The longlist was unveiled for this year's $50,000 Scotiabank Giller Prize, which recognizes "the best Canadian novel or short story collection published in English." The shortlist will be revealed October 1 and the winner announced in Toronto October 30. You can see the complete Giller longlist here.
A longlist was also announced for the £25,000 (US$39,689) Wellcome Trust Book Prize, which "celebrates medicine in literature" by honoring a work of fiction or nonfiction published in the U.K. The shortlist will be revealed on October 11, with the winner named November 7 in London. The complete Wellcome Trust longlist can be found here.
Dora: A Headcase by Lidia Yuknavitch (Hawthorne Books, $16.95 paperback, 9780983477570, September 11, 2012)
Lidia Yuknavitch's The Chronology of Water met with stunned praise when it was published in 2011. The memoir introduced readers to a woman writing from a howling, honest, unapologetically feminine raw nerve--one who clearly knew what it is to be a messed-up, shut-down, screaming-but-silenced teenage girl.
Dora: A Headcase, Yuknavitch's first novel, comes from a similar place. It's an inside-out retelling of Sigmund Freud's classic case study of "Dora," a Viennese teenager he diagnosed with hysteria (that proverbial feminine plague) in which Yuknavitch transposes the patient to modern-day Seattle and outfits her with a shaved head, plaid miniskirt and a crew of badass, misfit friends. "You know what? Seventeen is no place to be," declares Ida, our modern-day Dora. Her family life is stressful and complicated. She acts out. She gets high. Like the first Dora, intense emotions make her faint or lose her voice.
So Ida's parents send her to Seattle's top psychotherapist: Dr. Freud, whom Ida calls Sig. She has no patience for his brand of analysis: "Hello, won't you come in and let me explore your genitals by pretending to talk about your family origins," she scoffs. "What a load of crap." Ida's first line of defense against Sig's probing is her recalcitrant wit, but she's also got a millennial's innate flair for technology---and an audio recorder stashed in her repurposed Dora the Explorer purse.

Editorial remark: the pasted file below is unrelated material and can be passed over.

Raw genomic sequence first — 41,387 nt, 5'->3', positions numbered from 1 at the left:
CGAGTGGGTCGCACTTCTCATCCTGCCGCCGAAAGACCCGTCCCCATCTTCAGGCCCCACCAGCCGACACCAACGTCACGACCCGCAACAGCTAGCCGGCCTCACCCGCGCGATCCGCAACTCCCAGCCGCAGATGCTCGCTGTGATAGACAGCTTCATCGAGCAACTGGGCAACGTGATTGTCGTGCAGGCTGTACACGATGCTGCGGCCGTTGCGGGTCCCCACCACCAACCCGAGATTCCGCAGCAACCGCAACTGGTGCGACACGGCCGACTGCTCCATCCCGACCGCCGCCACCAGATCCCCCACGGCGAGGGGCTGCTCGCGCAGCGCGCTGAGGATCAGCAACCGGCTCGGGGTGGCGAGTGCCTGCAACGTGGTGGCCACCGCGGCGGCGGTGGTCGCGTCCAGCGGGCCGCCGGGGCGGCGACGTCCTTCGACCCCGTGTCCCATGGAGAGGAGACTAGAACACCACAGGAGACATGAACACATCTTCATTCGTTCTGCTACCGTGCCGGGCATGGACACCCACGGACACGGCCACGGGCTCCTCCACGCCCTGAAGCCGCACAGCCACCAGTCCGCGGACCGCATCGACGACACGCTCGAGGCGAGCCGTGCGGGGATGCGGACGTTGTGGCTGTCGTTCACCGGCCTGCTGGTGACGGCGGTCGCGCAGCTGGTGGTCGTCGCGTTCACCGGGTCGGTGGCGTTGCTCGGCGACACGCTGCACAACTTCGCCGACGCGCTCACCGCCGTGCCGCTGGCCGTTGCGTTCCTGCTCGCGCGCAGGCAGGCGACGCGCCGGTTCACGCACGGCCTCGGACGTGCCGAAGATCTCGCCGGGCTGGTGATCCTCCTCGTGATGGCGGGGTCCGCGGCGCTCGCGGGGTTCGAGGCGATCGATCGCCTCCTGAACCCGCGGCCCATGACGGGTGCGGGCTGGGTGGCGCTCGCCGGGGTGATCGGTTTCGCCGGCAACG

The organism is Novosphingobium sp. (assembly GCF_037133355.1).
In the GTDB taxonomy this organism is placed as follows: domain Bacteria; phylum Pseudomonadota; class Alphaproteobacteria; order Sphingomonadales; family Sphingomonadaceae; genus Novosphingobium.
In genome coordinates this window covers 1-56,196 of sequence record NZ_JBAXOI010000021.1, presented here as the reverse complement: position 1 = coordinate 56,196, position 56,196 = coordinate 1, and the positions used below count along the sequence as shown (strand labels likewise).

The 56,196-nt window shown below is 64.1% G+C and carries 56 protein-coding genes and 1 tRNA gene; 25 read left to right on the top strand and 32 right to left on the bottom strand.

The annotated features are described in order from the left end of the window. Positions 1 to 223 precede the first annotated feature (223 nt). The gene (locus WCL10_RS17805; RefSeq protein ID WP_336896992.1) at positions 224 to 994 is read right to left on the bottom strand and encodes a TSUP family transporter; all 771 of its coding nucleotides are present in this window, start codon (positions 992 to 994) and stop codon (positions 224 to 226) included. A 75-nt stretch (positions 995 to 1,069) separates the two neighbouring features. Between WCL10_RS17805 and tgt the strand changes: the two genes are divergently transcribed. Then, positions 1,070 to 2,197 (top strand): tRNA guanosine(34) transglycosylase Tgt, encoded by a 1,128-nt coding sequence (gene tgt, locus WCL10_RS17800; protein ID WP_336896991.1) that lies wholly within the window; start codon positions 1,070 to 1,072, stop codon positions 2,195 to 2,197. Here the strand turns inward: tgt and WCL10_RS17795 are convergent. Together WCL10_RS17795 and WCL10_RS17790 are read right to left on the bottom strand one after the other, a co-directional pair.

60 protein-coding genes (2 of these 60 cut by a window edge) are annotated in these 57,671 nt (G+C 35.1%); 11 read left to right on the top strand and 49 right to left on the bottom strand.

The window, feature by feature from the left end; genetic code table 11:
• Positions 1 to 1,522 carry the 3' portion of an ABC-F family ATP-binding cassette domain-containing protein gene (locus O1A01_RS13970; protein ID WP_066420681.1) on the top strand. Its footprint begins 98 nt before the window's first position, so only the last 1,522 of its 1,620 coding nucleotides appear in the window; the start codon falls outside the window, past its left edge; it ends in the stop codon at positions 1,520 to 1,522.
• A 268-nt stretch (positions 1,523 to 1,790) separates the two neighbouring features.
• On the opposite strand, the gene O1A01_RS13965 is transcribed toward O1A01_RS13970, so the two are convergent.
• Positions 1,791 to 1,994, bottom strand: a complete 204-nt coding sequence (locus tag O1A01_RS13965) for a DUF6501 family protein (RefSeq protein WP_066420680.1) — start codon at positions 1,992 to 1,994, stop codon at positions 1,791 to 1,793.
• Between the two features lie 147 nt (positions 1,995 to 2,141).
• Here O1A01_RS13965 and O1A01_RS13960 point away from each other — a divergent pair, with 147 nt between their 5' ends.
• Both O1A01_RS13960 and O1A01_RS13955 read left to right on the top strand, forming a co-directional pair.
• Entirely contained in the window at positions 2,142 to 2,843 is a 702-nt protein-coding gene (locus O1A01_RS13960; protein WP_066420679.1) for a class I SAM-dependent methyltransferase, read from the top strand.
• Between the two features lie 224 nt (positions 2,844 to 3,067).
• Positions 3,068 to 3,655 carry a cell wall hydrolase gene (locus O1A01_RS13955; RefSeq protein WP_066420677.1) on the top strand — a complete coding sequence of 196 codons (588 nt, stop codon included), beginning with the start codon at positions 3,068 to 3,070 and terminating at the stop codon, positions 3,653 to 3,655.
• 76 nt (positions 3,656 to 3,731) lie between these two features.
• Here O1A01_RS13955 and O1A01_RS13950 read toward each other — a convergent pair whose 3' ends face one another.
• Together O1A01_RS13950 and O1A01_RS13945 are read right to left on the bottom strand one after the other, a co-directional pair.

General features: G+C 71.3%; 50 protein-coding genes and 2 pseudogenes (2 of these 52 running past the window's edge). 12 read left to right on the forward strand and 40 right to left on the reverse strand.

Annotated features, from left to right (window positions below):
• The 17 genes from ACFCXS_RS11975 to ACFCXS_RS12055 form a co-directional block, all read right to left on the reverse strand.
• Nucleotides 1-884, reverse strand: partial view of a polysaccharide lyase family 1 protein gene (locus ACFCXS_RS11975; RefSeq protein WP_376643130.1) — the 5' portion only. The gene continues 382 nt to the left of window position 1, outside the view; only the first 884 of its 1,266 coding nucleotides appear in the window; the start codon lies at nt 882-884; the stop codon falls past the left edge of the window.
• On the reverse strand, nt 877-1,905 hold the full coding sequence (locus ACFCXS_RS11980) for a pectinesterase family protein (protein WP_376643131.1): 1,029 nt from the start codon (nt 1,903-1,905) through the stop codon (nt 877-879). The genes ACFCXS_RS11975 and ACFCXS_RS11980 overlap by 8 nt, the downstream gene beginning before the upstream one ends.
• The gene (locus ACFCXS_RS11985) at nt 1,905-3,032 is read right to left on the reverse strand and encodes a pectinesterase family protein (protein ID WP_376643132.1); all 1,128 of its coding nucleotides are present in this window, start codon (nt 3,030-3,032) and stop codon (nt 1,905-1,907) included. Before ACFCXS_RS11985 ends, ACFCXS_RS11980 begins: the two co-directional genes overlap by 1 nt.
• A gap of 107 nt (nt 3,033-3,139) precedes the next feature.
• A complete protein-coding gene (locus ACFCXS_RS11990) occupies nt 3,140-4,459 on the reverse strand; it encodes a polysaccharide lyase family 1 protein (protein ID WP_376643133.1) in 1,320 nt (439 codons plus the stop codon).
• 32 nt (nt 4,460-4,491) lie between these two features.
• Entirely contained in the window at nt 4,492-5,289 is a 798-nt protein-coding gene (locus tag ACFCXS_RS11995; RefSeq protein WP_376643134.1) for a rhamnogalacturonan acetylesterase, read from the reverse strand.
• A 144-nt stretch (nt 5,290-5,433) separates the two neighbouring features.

Buying Freud as a contemporary Seattle psychotherapist takes some suspension of disbelief, but otherwise you would never know that Yuknavitch was borrowing a story from early 20th-century psychology. Ida and her friends (including Obsidian, a gorgeous Native American girl whom Ida is in love with) are hyper-modern, overstimulated and misunderstood. "We live through sound and light--through our technologies," she explains. "With our parents' zombie life dope arsenal at our fingertips."
Technology and chemicals may dominate Ida's life, but she's wiser than she gets credit for. "Wanna know the difference between adult wisdom and young adult wisdom?" she asks us. "You have the ability to look back at your past and interpret it. I have the ability to look at my present and live it with my whole body."
We know the original Dora (whose real name was Ida) only filtered through Freud's predictable analysis of her feelings and dreams. But in Dora: A Headcase, Yuknavitch grants a perspective and a voice to the girl who lost both. --Hannah Calkins
Shelf Talker: Lidia Yuknavitch transposes Freud's classic case study to modern-day Seattle, giving us Dora 2.0: a funny, foul-mouthed, queer bad girl who has more to teach us than Freud ever dreamed.
The following were the most popular book club books during August based on votes from readers and leaders of more than 35,000 book clubs registered at Bookmovement.com:
1. Gone Girl by Gillian Flynn
2. Wild: From Lost to Found on the Pacific Crest Trail by Cheryl Strayed
3. What Alice Forgot by Liane Moriarty
4. The Immortal Life of Henrietta Lacks by Rebecca Skloot
5. Fifty Shades of Grey: Book One of the Fifty Shades Trilogy by E.L. James
6. Defending Jacob: A Novel by William Landay
7. The Night Circus by Erin Morgenstern
8. Before I Go to Sleep: A Novel by S.J. Watson
9. The Paris Wife: A Novel by Paula McLain
10. 11/22/63: A Novel by Stephen King
The Tiger's Wife by Tea Obreht
The Chaperone by Laura Moriarty
[Many thanks to Bookmovement.com!]